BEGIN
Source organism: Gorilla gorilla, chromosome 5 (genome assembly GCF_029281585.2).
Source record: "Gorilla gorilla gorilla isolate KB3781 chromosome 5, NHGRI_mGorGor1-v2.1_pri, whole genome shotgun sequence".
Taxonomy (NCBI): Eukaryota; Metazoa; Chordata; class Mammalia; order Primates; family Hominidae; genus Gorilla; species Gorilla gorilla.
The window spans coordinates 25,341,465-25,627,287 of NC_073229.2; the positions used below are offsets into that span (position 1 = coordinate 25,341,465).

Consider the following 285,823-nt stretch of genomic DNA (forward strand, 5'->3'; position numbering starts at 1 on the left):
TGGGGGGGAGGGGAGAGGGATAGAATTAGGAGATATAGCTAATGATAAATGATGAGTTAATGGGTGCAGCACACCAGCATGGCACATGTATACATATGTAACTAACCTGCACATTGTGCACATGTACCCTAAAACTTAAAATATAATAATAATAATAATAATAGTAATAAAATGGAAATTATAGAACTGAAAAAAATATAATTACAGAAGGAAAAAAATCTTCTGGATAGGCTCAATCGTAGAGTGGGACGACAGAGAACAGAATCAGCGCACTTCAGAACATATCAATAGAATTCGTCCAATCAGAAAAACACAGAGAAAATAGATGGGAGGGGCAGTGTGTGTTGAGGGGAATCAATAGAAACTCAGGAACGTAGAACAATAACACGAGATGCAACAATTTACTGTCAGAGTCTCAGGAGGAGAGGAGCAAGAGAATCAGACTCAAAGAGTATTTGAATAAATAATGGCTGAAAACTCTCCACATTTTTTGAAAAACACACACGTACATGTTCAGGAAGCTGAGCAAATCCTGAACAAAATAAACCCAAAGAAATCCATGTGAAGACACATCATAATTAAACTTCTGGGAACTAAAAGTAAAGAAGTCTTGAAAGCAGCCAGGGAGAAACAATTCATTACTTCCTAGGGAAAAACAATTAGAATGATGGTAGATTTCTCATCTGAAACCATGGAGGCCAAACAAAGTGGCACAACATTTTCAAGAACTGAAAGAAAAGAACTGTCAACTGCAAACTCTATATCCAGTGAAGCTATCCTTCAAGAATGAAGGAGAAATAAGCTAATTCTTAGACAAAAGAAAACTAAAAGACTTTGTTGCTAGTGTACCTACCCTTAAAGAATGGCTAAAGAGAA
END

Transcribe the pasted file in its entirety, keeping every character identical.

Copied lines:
Source organism: Gorilla gorilla, chromosome 5 (genome assembly GCF_029281585.2).
Source record: "Gorilla gorilla gorilla isolate KB3781 chromosome 5, NHGRI_mGorGor1-v2.1_pri, whole genome shotgun sequence".
Taxonomy (NCBI): Eukaryota; Metazoa; Chordata; class Mammalia; order Primates; family Hominidae; genus Gorilla; species Gorilla gorilla.
The window spans coordinates 25,341,465-25,627,287 of NC_073229.2; the positions used below are offsets into that span (position 1 = coordinate 25,341,465).

Consider the following 285,823-nt stretch of genomic DNA (forward strand, 5'->3'; position numbering starts at 1 on the left):
TGGGGGGGAGGGGAGAGGGATAGAATTAGGAGATATAGCTAATGATAAATGATGAGTTAATGGGTGCAGCACACCAGCATGGCACATGTATACATATGTAACTAACCTGCACATTGTGCACATGTACCCTAAAACTTAAAATATAATAATAATAATAATAATAGTAATAAAATGGAAATTATAGAACTGAAAAAAATATAATTACAGAAGGAAAAAAATCTTCTGGATAGGCTCAATCGTAGAGTGGGACGACAGAGAACAGAATCAGCGCACTTCAGAACATATCAATAGAATTCGTCCAATCAGAAAAACACAGAGAAAATAGATGGGAGGGGCAGTGTGTGTTGAGGGGAATCAATAGAAACTCAGGAACGTAGAACAATAACACGAGATGCAACAATTTACTGTCAGAGTCTCAGGAGGAGAGGAGCAAGAGAATCAGACTCAAAGAGTATTTGAATAAATAATGGCTGAAAACTCTCCACATTTTTTGAAAAACACACACGTACATGTTCAGGAAGCTGAGCAAATCCTGAACAAAATAAACCCAAAGAAATCCATGTGAAGACACATCATAATTAAACTTCTGGGAACTAAAAGTAAAGAAGTCTTGAAAGCAGCCAGGGAGAAACAATTCATTACTTCCTAGGGAAAAACAATTAGAATGATGGTAGATTTCTCATCTGAAACCATGGAGGCCAAACAAAGTGGCACAACATTTTCAAGAACTGAAAGAAAAGAACTGTCAACTGCAAACTCTATATCCAGTGAAGCTATCCTTCAAGAATGAAGGAGAAATAAGCTAATTCTTAGACAAAAGAAAACTAAAAGACTTTGTTGCTAGTGTACCTACCCTTAAAGAATGGCTAAAGAGAA